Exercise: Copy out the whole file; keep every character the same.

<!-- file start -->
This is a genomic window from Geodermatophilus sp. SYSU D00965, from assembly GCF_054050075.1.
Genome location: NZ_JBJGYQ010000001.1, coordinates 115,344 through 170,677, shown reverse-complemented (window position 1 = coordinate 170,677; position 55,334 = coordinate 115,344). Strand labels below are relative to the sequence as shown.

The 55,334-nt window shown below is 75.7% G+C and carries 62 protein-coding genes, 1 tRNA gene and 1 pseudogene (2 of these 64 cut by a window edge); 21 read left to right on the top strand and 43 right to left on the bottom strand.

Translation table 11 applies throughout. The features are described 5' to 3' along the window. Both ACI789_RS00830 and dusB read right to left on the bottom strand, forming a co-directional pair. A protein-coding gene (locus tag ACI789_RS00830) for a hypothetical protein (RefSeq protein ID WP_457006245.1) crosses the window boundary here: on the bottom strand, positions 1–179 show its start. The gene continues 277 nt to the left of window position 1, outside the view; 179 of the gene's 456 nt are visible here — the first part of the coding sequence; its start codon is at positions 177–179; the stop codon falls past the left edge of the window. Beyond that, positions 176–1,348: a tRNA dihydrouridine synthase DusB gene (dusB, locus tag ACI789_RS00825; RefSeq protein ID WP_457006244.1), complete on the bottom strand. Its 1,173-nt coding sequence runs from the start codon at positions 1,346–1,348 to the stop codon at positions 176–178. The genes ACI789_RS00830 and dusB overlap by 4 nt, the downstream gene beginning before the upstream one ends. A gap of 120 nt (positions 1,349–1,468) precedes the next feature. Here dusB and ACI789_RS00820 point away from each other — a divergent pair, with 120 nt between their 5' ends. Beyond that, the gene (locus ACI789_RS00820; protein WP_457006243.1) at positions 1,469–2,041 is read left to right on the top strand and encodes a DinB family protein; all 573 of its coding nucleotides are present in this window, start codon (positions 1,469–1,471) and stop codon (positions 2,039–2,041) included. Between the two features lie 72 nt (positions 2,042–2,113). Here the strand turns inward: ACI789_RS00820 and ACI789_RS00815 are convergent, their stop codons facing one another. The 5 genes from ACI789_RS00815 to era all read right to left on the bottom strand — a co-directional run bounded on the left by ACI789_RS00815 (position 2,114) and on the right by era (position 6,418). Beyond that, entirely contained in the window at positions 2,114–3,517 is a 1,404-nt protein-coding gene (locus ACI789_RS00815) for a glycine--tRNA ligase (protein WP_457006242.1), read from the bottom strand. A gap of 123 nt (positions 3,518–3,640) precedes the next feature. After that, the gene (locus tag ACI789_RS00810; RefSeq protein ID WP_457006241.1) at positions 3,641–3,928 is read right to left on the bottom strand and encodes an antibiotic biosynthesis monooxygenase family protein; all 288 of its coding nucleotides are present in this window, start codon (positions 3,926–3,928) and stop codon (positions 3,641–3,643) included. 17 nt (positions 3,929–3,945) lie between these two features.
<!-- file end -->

This is a genomic window from Geodermatophilus sp. SYSU D00965, from assembly GCF_054050075.1.
Genome location: NZ_JBJGYQ010000001.1, coordinates 115,344 through 170,677, shown reverse-complemented (window position 1 = coordinate 170,677; position 55,334 = coordinate 115,344). Strand labels below are relative to the sequence as shown.

The 55,334-nt window shown below is 75.7% G+C and carries 62 protein-coding genes, 1 tRNA gene and 1 pseudogene (2 of these 64 cut by a window edge); 21 read left to right on the top strand and 43 right to left on the bottom strand.

Translation table 11 applies throughout. The features are described 5' to 3' along the window. Both ACI789_RS00830 and dusB read right to left on the bottom strand, forming a co-directional pair. A protein-coding gene (locus tag ACI789_RS00830) for a hypothetical protein (RefSeq protein ID WP_457006245.1) crosses the window boundary here: on the bottom strand, positions 1–179 show its start. The gene continues 277 nt to the left of window position 1, outside the view; 179 of the gene's 456 nt are visible here — the first part of the coding sequence; its start codon is at positions 177–179; the stop codon falls past the left edge of the window. Beyond that, positions 176–1,348: a tRNA dihydrouridine synthase DusB gene (dusB, locus tag ACI789_RS00825; RefSeq protein ID WP_457006244.1), complete on the bottom strand. Its 1,173-nt coding sequence runs from the start codon at positions 1,346–1,348 to the stop codon at positions 176–178. The genes ACI789_RS00830 and dusB overlap by 4 nt, the downstream gene beginning before the upstream one ends. A gap of 120 nt (positions 1,349–1,468) precedes the next feature. Here dusB and ACI789_RS00820 point away from each other — a divergent pair, with 120 nt between their 5' ends. Beyond that, the gene (locus ACI789_RS00820; protein WP_457006243.1) at positions 1,469–2,041 is read left to right on the top strand and encodes a DinB family protein; all 573 of its coding nucleotides are present in this window, start codon (positions 1,469–1,471) and stop codon (positions 2,039–2,041) included. Between the two features lie 72 nt (positions 2,042–2,113). Here the strand turns inward: ACI789_RS00820 and ACI789_RS00815 are convergent, their stop codons facing one another. The 5 genes from ACI789_RS00815 to era all read right to left on the bottom strand — a co-directional run bounded on the left by ACI789_RS00815 (position 2,114) and on the right by era (position 6,418). Beyond that, entirely contained in the window at positions 2,114–3,517 is a 1,404-nt protein-coding gene (locus ACI789_RS00815) for a glycine--tRNA ligase (protein WP_457006242.1), read from the bottom strand. A gap of 123 nt (positions 3,518–3,640) precedes the next feature. After that, the gene (locus tag ACI789_RS00810; RefSeq protein ID WP_457006241.1) at positions 3,641–3,928 is read right to left on the bottom strand and encodes an antibiotic biosynthesis monooxygenase family protein; all 288 of its coding nucleotides are present in this window, start codon (positions 3,926–3,928) and stop codon (positions 3,641–3,643) included. 17 nt (positions 3,929–3,945) lie between these two features.